Just when I’d calm down, someone would make a comment that would set me off again. “Do we know anything about this woman?” my well-meaning mother asked. That left me re-examining my decision. I hadn’t actually checked references — besides that one mom — so I began to wonder what if Llulle was a felon? Should I install a nanny cam?
But as time progressed, I became more comfortable with my choices as a mother and learned to trust the “mommy gut,” which is what I was going on in this case.
My friendship with Llulle deepened. I asked her to stay on for more hours. Even when I was supposed to work, I found myself spending my time talking to her instead. She told me about her life in her native Mexico, and I shared my experiences in Miami. We became friends outside of our work relationship. I attended her daughter’s first communion party and she would invite our family over to dinner. I have even left my kids for overnight stays, which I have promised her will continue. And without fail, she is always at both my children’s birthday parties.
“This isn’t the last time we will see you?” Llulle’s husband asked at the party.
“Wait a minute. Llulle hasn’t told you that you are watching my kids over the weekend?” Everyone burst out laughing.
“She is a better mother than me,” one mom at the party joked with the new family she will work with in the fall. (Their daughter attends Ari’s school and they have another baby on the way. I invited them because I wanted them to see firsthand what Llulle means to us.)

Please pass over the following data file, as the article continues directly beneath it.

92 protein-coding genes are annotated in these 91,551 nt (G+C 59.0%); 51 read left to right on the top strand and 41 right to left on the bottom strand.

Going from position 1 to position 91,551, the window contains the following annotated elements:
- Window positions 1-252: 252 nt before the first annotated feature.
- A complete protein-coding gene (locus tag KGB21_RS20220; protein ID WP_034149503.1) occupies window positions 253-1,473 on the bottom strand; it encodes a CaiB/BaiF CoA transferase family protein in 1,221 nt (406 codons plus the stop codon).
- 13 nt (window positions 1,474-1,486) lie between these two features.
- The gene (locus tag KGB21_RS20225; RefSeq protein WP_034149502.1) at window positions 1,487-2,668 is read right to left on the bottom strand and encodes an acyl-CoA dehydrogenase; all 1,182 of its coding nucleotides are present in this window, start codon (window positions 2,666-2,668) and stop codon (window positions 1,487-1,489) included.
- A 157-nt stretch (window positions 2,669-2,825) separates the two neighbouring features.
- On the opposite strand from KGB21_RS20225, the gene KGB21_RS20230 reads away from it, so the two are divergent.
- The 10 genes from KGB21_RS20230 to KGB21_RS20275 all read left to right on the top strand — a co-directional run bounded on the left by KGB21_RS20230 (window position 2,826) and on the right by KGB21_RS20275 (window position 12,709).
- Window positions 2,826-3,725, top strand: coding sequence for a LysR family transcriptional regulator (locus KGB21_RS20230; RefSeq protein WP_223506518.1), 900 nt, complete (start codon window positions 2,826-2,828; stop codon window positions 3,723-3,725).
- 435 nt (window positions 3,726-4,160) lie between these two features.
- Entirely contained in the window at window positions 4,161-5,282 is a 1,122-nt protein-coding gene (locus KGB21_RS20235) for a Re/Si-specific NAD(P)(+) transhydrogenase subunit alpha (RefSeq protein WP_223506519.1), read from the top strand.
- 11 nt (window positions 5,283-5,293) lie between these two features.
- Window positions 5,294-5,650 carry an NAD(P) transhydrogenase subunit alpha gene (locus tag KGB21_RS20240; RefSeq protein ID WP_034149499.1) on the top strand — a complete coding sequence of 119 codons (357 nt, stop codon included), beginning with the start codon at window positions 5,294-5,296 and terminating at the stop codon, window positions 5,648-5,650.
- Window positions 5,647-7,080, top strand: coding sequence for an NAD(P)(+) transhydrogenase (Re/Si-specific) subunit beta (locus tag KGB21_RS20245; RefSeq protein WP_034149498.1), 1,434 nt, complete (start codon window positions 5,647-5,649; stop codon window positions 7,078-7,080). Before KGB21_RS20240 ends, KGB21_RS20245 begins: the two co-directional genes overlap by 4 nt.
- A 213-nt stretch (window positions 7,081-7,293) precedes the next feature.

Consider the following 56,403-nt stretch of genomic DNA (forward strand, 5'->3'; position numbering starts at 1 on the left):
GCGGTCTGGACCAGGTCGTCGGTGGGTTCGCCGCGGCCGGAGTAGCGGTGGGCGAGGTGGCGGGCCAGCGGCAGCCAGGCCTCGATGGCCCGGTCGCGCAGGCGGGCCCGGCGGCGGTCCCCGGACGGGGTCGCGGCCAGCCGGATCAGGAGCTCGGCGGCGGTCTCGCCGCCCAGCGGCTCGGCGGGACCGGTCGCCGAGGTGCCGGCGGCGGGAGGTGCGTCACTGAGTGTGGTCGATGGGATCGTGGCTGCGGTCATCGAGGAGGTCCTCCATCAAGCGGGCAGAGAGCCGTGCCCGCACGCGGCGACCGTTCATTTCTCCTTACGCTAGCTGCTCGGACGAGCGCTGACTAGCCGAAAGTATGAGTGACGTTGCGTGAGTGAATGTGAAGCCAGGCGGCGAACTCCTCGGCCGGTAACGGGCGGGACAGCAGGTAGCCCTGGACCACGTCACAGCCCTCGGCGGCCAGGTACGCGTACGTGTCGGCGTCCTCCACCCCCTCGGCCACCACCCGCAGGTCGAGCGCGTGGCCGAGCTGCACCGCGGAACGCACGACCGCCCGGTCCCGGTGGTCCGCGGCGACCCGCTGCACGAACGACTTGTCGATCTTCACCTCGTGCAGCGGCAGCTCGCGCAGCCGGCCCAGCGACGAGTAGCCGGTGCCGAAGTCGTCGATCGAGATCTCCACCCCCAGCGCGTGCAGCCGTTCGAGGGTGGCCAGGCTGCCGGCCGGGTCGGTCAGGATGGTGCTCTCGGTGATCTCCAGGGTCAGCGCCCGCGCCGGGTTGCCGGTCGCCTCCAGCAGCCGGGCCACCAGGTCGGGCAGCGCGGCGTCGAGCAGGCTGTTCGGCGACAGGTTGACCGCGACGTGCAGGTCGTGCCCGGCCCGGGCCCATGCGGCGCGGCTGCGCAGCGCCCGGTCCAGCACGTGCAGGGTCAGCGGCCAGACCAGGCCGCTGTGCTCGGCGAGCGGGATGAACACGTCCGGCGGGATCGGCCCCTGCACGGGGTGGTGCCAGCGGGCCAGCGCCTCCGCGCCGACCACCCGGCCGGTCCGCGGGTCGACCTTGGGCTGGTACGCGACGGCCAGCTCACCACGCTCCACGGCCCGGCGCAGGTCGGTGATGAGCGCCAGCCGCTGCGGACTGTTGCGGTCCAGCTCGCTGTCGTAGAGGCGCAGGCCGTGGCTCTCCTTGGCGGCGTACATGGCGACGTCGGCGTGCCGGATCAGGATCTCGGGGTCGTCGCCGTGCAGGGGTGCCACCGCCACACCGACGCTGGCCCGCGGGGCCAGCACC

We were all in agreement that not only did we learn to be better mothers because of all the tricks that Llulle taught us — like putting a warm garlic clove with a piece of cotton in a baby’s ear to soothe an ear infection — but never once did we ever worry at work about our children. What a gift.
When Eli was born, I had Llulle help me with her at seven weeks and for 32 hours a week. She was always better at putting down my children for a nap, for example, than I was.
(Photo: Eli’s favorite person at birthday parties.)
If I have one complaint — and this is a good problem to have — it is that I was jealous at how close Eli was with her. But Llulle, being the pro that she is, nipped that in the bud with a very thoughtful Christmas card, in which she thanked me for “letting your children love me as much as I love them.” And as I looked around in my crowded living room on Monday — there were seven families total, including 11 kids — I am glad I did. Llulle will always be a part of our family. There is no way my children — or I — would tolerate not seeing her.
I started a tradition within the group of families. We are all close, and the other families always come to my kids’ parties. I took a picture of Llulle with the kids for next year’s photo cake. It was a great motivator to get the kids to sit for the photo since they all wanted to be on the next cake.
“I want to eat myself!” Jude said.
“I want to eat someone!” another kid shouted.
“I want to eat Llulle,” Ari said.
“I want to eat you,” Llulle told Ari, as she gave him a squeeze.
“I love you,” Ari said. I willed myself not to cry.
“Ari, don’t make me cry,” Llulle said, emotion creeping up in her voice.
The mommy gut. Always trust the mommy gut.